~/ Dual Range Input
I recently had a need for an
<input type='range'> with start and end buttons, so I built one:
I made a few API and design decisions that I wanted to think through here for the next npm package I might build.
Functional UI From the Start
The hello world example (above) demonstrates how the package depends on two existing
I'm happy with requiring the user to provide them. This has the added benefit of being able to attach event listeners to and modify the values of the underling
inputs with no conflict issues.
Browser Native Module Support
Using ES Modules means not having to deal with a build system:
import DualRangeInput from 'https://unpkg.com/dual-range-input@latest/script.js';
The source code is the distributed code, which means I don't have to worry about compilation before distribution.
Sane Default Behavior
The first action I implemented was making each slider "push" the other when a particular minimum or maximum value was exceeded.
e.g. dragging the start past the end should also drag the end with it.
I also added in
:active states to match the browser-native styles, and made
it so that the active button appears above the inactive button.
Lastly, I had started with always showing the values but realized this created problems when the start and end were very close together - the numbers would overlap! I decided to only show the value of the range during dragging, which in my humble opinion is an enhancement to how the browser-native range input should behave.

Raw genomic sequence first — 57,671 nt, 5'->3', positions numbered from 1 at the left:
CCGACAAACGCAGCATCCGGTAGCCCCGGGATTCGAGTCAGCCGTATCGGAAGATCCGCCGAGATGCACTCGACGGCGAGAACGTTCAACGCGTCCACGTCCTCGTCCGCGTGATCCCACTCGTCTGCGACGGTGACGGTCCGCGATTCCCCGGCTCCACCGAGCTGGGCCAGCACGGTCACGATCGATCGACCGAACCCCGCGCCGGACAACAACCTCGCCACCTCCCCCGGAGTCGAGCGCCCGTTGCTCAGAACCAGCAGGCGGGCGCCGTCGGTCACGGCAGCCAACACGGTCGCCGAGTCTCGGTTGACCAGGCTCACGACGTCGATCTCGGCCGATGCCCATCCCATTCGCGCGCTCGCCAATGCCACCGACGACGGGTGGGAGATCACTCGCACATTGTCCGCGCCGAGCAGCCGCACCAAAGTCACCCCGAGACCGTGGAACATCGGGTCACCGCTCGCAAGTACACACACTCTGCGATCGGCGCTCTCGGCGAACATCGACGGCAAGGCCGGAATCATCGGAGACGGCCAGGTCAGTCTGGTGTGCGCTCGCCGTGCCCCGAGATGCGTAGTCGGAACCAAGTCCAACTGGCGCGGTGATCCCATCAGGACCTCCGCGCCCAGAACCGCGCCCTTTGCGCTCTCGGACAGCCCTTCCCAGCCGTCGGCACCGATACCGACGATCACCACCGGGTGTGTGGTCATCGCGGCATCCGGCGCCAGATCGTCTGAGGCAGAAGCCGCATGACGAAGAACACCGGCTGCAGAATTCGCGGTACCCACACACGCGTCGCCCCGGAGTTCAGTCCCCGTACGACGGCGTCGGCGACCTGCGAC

Default Export is a Function
The default export from the package is a function, which allows users to call the library whatever they want:
import customRange from 'https://unpkg.com/dual-range-input@latest/script.js'
but also binds each invocation to a particular UI element - the set of browser-native
You can do
which is short for:
I did this because I suspect most consumers will use the input without configuration.
Inlined, Overridable CSS
I wanted to avoid asking consumers to add a
<link /> tag to import the custom styles required, and so I decided to just write the CSS inside the main script tag.
This has the added benefit (to me) of coupling the UI markup with the UI styles. That is, users don't have control over the UI markup (yet), and so each new release can safely modify the markup and styles without worrying about breaking previous implementations.
I'm super curious about adding in a third button, like a gradient generator might have and am wondering if I've made a mistake by adding "dual" to the package name from the start.
Interested in contributing? Check it out on GitHub.
~/ Posted by Jesse Shawl on 2022-09-20